Aired: Sept. 20, 2006 at 6:55 and 8:55 am; Morning Edition KPR
I recall taking the Snow Entomology Museum display of tropical insects out to children at the request of the City Park Department. The first group was at the edge of town and the kids were in jeans or overalls and some were barefoot. As soon as they spotted the six-inch long Panamanian grasshopper, the questions began: how come the back wings are so big, why do grasshoppers go click-click-click when they fly. The hour was packed with excitement and questions.
The second set of kids was different. We met in a school gym in a rich part of town...all zoysia grass yards. The youngsters, all politely seated on the benches, wore the latest fashion clothes and sat quietly as I set up the insect display. No matter. I was sure the excitement would catch on as soon as I introduced the Panamanian grasshopper, just a larger version of the grasshoppers they chase and go click-click-click when they fly.
Silence. I am reading absolutely no understanding on their faces.
“So, what does ‘grasshopper’ mean to you?” I ask, beginning with the child on the end.
“My mommy wears them,” comes a meek reply.
The second child tells me that it is a drink that mom and dad sometimes make.
I didn’t strike out completely. One youngster had been fishing with his dad when the night crawlers ran out and they caught some grasshoppers for bait.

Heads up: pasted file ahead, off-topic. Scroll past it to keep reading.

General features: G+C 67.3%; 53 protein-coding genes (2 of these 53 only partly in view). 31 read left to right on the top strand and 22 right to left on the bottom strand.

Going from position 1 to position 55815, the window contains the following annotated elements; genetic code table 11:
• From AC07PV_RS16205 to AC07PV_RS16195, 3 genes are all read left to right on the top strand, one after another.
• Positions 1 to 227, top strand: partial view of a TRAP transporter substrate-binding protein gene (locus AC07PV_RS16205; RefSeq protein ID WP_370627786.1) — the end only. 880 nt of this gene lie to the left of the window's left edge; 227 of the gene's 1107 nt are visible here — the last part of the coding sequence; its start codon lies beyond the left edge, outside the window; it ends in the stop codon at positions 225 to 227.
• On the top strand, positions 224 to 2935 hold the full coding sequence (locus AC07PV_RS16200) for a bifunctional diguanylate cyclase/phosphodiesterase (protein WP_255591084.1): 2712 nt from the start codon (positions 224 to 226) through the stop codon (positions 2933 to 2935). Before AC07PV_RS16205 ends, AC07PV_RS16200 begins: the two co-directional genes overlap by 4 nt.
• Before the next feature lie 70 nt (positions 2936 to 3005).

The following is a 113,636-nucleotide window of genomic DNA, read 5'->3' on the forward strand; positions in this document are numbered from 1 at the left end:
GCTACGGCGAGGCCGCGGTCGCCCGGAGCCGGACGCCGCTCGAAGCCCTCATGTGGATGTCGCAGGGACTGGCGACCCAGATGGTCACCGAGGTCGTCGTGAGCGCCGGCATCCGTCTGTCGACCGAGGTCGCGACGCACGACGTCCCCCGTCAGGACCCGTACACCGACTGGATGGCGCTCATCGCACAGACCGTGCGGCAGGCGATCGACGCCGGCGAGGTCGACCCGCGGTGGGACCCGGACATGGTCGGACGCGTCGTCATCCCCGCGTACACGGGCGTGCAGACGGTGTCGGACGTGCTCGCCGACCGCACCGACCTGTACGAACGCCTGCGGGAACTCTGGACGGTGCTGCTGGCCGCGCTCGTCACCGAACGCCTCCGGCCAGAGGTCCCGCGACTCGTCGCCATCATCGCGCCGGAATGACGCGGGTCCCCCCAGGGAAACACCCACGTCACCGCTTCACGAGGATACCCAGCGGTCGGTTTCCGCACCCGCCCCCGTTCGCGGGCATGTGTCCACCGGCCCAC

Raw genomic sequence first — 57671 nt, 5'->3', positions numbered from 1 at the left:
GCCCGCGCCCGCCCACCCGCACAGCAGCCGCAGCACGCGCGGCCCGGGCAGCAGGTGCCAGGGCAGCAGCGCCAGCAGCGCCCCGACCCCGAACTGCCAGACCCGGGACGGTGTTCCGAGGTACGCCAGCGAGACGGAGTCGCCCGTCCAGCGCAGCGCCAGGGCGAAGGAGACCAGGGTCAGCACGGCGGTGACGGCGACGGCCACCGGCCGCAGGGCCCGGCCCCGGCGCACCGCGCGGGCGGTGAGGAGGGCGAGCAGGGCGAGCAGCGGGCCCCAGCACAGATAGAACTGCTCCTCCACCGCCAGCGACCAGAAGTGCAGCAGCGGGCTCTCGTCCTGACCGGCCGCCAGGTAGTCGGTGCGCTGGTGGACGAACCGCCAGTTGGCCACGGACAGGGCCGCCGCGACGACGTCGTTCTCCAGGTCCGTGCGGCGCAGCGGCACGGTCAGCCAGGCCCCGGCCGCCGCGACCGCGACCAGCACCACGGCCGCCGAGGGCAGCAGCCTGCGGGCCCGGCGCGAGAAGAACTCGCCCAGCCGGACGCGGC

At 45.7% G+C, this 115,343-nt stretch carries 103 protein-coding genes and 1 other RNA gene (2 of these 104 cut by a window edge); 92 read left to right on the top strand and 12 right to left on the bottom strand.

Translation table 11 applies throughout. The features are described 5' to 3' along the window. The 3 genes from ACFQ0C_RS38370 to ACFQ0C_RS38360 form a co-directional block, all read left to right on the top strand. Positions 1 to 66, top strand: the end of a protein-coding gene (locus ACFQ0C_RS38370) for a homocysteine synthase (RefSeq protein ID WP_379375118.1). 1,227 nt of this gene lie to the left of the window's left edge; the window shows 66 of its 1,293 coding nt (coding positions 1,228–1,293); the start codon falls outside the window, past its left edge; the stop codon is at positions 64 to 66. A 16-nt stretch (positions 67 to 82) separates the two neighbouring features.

Needless to say, this session was nowhere as exciting as the first.
Years later, author Richard Louv has detailed this phenomenon in his book”Last Child in the Woods: Saving Our Children from Nature-Deficit Disorder.” With a childhood in Independence, Missouri, Louv returns to suburban Overland Park, Kansas for one of the first interviews in his book. He relates how a mother orders her kids, who are complaining about being bored, to go out and spend two hours in the back fields. They begrudgingly go, to come back much later, excited at having discovered nature for the first time. Louv documents in his book the major shift in experiences between the 1946-to-64 generation who played outdoors, and the current generation who mostly do not.
While Louv focuses on the social consequences of isolation from nature, I am concerned with our source of future field biologists. While speaking at a regional meeting of scientists who study insects, I asked how many of us became excited and entered our field from:
Reading books? Watching television documentaries? Having a great teacher? None of us.
How many became entomologists from collecting in the field? All hands went up.
Where will our next generation of field biologists come from?
It is fashionable to warn of the “digital divide”–an inequity between those who have computers and those who do not, whom we assume will be left behind. What we have overlooked is that children who are immersed in computer and video games and television have left behind experiences that are vital to a healthy and creative life. In the “digital divide” it may be those with the digital toys who are left without.
I know why I look forward to working the State Fair booth each fall. As I hand out free spider booklets, many childrens’ eyes light up as they spot the pictures and excitedly tell their daddy: that’s the one they saw in the field behind the house.
The coasts and suburbs may have seen “the last child in the woods,” but here in Kansas, we have not reached the point of the “last child in the prairie.” Not yet.
John Richard Schrock trains biology teachers and lives in Emporia.